Wilson’s Mahar making the most of it
John Mahar says he didn’t know a thing about diabetes when the doctors informed him that his youngest son, Jack, had the disease about 15 years ago.
He and his wife, Margaret, were summoned to Children’s Hospital, where they got a swift and sobering education on the disease. Jack was just two and a half years old, a rare age for a diagnosis.
“We go up there and the doctor says, ‘Well, your life just changed forever’,” John Mahar recalled.
Type 1 diabetes, which used to be known as juvenile diabetes, is a chronic condition in which the body can’t create its own insulin, the hormone that allows sugar to enter cells to produce energy.
Little Jack would have to take insulin for the rest of his life. In former times, that would mean injection with a needle. But almost from the start, they had Jack equipped with an insulin pump, a device the size of a cell phone that’s attached to the outside of the body and connects to a catheter under the skin.
It was difficult for a boy at such a young age. After Jack’s diagnosis, the Mahars had their three older boys tested. Ben, the second-eldest, was diagnosed with diabetes at around 12. Their dad gave them both the same message.
“We looked at diabetes as 'You have to live with this, but you can’t let it stop you from doing whatever you want to do',” John said. “And it hasn’t. He was always really good with it. He’s a rule-follower and wants to do right. So when you’re a diabetic, there’s rules on how you live and all that stuff.
“It’s doable, but your life is essentially more difficult than everyone’s else’s. That’s just what it is. But he always followed those rules.”
Nothing was going to stop one of the Mahars, which has been the first family of football in Wilson for years. All four boys played for the Lakemen — Mitch, Ben, Evan and Jack. The three eldest all played on the 2019 team that reached the Class C sectional finals at what was then New Era Field in 2019.
Matt Faery, the defensive coordinator for the Lakemen, is Margaret Mahar’s first cousin. He was a star at Wilson and played college football at Holy Cross. His son, Declan, was a standout on the 2019 team. Several other members of the family have played football for Wilson, in northern Niagara County.
Jack, a star senior running back and strong safety for the 2-2 Lakemen, represents the end of an era for the Mahar family.
“It’s definitely going to be different for my parents,” Mahar said after practice last week. “No more sports. They’ll have a lot of free time.”
Mahar, who is 5-9, 160 pounds, gives them plenty to cheer for. Through four games, he leads the Lakemen in rushing with 521 yards on 50 carries (a 10.4 average per run) and seven touchdowns. He also has three receptions for 66 yards and a TD. Wearing an insulin pump is evidently no impediment.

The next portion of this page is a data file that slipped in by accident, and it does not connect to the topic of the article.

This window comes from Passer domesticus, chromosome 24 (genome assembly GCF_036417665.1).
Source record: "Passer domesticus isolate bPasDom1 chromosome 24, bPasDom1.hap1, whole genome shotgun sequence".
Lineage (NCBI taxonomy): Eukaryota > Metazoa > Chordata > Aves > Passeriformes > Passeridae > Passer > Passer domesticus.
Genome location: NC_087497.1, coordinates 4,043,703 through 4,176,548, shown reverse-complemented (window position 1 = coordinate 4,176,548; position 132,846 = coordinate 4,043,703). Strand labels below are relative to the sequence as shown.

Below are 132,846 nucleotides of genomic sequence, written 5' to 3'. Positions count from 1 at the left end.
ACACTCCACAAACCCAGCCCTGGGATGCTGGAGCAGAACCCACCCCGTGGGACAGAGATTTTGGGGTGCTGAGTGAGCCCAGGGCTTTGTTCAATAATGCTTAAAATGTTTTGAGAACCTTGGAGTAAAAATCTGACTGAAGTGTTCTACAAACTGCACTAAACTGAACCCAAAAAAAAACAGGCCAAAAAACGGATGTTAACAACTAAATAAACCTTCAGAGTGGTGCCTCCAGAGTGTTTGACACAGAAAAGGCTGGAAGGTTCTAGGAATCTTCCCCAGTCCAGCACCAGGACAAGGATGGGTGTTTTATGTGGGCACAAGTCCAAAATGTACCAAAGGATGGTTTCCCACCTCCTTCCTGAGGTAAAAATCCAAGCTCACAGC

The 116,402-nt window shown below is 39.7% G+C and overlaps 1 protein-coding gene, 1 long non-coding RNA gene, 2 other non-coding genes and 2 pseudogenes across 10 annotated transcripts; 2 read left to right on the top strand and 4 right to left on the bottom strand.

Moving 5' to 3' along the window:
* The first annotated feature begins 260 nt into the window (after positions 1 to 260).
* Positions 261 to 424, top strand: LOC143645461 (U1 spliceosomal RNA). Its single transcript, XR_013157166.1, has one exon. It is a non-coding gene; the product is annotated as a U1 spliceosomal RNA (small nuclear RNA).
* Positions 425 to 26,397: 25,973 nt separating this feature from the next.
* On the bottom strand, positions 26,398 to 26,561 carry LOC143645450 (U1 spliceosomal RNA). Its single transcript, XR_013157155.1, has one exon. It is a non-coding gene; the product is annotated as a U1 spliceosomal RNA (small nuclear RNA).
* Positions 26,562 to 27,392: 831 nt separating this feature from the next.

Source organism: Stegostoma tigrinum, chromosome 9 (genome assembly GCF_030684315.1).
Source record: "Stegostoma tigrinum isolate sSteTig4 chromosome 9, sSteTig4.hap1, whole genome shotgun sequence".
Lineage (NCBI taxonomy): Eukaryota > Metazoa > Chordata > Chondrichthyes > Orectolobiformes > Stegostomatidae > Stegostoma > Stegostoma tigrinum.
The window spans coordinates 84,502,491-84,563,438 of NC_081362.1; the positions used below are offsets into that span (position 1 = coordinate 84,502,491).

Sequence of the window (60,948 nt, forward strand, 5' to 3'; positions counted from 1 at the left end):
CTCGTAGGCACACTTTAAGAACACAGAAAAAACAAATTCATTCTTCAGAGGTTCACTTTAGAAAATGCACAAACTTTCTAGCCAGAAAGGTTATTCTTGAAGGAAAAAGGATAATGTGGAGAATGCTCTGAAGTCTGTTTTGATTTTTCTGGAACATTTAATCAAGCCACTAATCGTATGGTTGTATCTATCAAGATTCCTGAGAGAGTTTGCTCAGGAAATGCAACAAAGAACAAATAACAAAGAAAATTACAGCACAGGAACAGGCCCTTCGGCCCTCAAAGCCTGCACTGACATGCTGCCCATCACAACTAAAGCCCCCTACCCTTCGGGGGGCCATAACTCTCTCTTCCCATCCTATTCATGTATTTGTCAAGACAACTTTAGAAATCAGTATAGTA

“I’ve never known anything different,” Jack said of his diabetes. “I’ve had it since I was 2. I don’t even think about it, really. I go home, have a good meal, and regulate it through the whole warmups.
“I have my phone out there to keep track of my blood. If something starts going sideways, I have everything I need here. My parents will run down and give me food if I need it.”
Atlas, who has coached at Wilson for 23 years, also monitors Jack’s sugar on his cell phone. He has an app that alerts him if Jack’s levels get too low.
“So if he ever goes below 50, or whatever the threshold is, my phone goes beeping,” Atlas explained. “It happened at the end of a game. That was an accident because his pump fell off.”
John Mahar said it happened late in Friday night’s 41-20 loss at Franklinville/Ellicottville. He said Jack threw the pump onto the bench and went the rest of the game without it.
That sort of toughness goes a long way. Atlas said Jack is a quiet, but assertive, leader on a team with an 18-man varsity roster. Players need to play both ways. They need to learn multiple positions on a smaller roster. It unifies a football team, forges a competitive bond.
“Yeah, definitely,” Mahar said. “Everybody has to have trust in everyone. Everybody plays, so it’s kind of fun. You walk out there and you know the other team is looking at you like, ‘Look at these guys, there’s barely any of them.’
“And we come out and just keep going,” he said. “Got to dig in.”
Digging in comes naturally. Jack also plays basketball and runs track. He’s not sure if he’ll play after high school, but if some college shows interest, he’ll listen. He’s leaning toward attending Alfred State, where he’d study electrical construction. Then he might take a course to become an electrical lineman.
The linemen that matter now are the ones blocking for him. Mahar’s goal is to rush for 1,000 yards and lead Wilson back to sectionals. That’s looking shaky after two straight losses.
There’s little margin of error on a small roster, which dropped to 17 last week when a two-way starter tore a ligament in his finger.
“Everybody’s still sore,” he said last Tuesday. “Oh yeah, it’s so bad. But by the time Friday comes around, you’re pretty much ready.”
A little adversity, a few bumps and bruises, that’s no big deal to the last of the Mahar boys. After all, Jack has never known any different.